“Succession” and Its Aesthetic of Excess & Excess of Ethics

Brian Cox on Succession Season 3, Playing Logan Roy, and the Series Endgame

Watching “Succession” reminded me and many others of the famous opening sentence of Tolstoy’s Anna Karenina: “Happy families are all alike; every unhappy family is unhappy in its own.” “Unhappy”—the Roy dynasty gives new meaning to that word with its hyper-dysfunctional family headed on a downward spiral that gives the lie to the title of the series devoted to it.

One recent critic compared the show to a British sitcom, but “Succession” feels to me more like a soap opera on steroids, a hyped-up mix of myth, fairy tale, and melodrama in the mode of “Dynasty,” “Dallas,” and other shows about the superrich.

Let’s start with fairy tales, and the telling surname of the family: Roy, close to the French roi, or king. Yes, Logan is the king, but he is also a mythical figure, a Kronos bent on devouring his children before they have him for lunch. Who knows how it will end, and Roman wonders out loud about who will climb up Mount Olympus “to be the new Dr. Zeus.” What fairy tale and myth do supremely well is to invest their plots with transcendent moral meaning. The stakes are high in the battles they stage between good and evil. Fairy tales famously end with virtue rewarded and vice punished, a happily ever after that provides closure. In “Succession,” by contrast, evil is forever winning out, in large part so that the show can go on.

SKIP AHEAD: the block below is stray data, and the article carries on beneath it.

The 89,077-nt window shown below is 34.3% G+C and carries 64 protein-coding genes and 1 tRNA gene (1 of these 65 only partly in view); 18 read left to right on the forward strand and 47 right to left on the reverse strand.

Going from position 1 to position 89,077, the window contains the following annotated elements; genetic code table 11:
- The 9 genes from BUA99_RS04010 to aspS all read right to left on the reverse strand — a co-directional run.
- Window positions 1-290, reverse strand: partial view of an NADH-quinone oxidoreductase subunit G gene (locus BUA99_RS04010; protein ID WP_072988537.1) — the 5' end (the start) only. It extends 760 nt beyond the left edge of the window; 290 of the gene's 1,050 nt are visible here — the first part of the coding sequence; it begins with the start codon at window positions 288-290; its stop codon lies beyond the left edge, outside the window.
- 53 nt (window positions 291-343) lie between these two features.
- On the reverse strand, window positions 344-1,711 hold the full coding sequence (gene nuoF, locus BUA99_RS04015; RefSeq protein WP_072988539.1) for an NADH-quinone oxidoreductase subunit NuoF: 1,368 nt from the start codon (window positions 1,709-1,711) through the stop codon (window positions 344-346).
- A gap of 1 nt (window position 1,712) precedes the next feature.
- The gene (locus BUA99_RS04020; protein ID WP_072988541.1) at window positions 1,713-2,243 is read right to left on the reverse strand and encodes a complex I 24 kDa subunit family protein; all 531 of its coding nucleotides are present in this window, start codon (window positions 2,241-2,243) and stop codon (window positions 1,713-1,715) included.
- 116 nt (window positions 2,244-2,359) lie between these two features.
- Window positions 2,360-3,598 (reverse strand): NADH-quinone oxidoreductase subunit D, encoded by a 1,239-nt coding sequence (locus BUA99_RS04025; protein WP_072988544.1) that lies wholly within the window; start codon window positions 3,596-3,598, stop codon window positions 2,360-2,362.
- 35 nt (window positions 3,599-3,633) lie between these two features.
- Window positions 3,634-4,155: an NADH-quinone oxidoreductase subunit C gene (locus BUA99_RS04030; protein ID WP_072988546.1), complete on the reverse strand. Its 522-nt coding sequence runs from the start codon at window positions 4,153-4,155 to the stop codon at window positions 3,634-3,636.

“Succession” gives us an aesthetics of excess, with its overblown rhetoric, its sanctimonious snark, its self-conscious reaching for the sublime (the latter all-too-often takes the form of those embarrassingly thrilling shots showing caravans of black cars, whirring helicopters, and speedboats—cue the trademark music). Melodrama has its own logic, and “Succession” is a series that, despite its existential gloom, nihilistic outlook, and contemptuous cynicism, gives us an ethical framework for thinking about virtue and vice, as well as about restoring meaning and coherence to a world that has lost both in the drama unfolding before our eyes.

[to be continued]